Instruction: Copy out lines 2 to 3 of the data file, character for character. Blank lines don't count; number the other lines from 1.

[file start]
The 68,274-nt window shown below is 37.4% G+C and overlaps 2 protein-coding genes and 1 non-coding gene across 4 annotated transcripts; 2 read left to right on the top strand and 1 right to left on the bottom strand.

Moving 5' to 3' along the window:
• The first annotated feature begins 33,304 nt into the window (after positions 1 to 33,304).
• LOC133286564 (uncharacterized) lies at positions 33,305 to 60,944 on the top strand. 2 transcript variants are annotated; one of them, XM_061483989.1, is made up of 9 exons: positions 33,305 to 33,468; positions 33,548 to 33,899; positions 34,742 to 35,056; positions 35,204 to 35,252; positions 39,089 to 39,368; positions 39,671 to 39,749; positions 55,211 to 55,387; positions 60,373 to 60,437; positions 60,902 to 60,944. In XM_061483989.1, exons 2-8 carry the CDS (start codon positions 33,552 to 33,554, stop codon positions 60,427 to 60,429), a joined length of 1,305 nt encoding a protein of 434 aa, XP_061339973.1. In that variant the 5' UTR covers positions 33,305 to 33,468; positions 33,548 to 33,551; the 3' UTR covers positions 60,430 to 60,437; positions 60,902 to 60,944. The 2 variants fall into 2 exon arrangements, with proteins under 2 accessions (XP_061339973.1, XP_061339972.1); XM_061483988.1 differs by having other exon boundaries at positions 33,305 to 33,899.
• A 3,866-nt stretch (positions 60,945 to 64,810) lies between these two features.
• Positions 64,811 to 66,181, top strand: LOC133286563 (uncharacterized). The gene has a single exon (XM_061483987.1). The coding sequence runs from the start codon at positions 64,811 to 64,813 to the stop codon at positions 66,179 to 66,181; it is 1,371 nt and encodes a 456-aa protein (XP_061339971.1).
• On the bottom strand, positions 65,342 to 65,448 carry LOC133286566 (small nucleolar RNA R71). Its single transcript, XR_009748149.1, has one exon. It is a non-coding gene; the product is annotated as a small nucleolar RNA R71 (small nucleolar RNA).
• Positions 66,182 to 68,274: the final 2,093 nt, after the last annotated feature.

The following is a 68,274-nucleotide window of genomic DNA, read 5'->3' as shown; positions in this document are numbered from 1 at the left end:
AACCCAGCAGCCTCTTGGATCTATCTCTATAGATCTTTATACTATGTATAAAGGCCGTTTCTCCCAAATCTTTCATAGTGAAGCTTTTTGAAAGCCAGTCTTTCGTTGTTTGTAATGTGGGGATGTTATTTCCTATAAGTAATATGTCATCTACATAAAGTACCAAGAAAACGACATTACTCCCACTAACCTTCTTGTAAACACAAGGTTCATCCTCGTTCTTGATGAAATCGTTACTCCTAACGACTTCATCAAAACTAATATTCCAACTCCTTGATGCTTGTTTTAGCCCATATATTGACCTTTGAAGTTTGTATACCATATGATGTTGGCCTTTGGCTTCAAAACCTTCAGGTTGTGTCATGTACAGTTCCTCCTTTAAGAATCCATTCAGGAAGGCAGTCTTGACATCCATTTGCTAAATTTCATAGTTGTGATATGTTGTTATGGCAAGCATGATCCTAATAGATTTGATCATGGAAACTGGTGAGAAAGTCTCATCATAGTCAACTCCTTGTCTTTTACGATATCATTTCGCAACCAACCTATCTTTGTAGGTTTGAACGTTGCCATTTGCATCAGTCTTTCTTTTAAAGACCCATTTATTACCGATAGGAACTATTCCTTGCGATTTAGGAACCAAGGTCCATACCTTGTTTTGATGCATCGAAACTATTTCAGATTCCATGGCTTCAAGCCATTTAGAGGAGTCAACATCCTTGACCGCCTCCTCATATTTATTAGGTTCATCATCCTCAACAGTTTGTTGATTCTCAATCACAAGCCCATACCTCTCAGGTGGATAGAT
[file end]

Moving 5' to 3' along the window:
• The first annotated feature begins 33,304 nt into the window (after positions 1 to 33,304).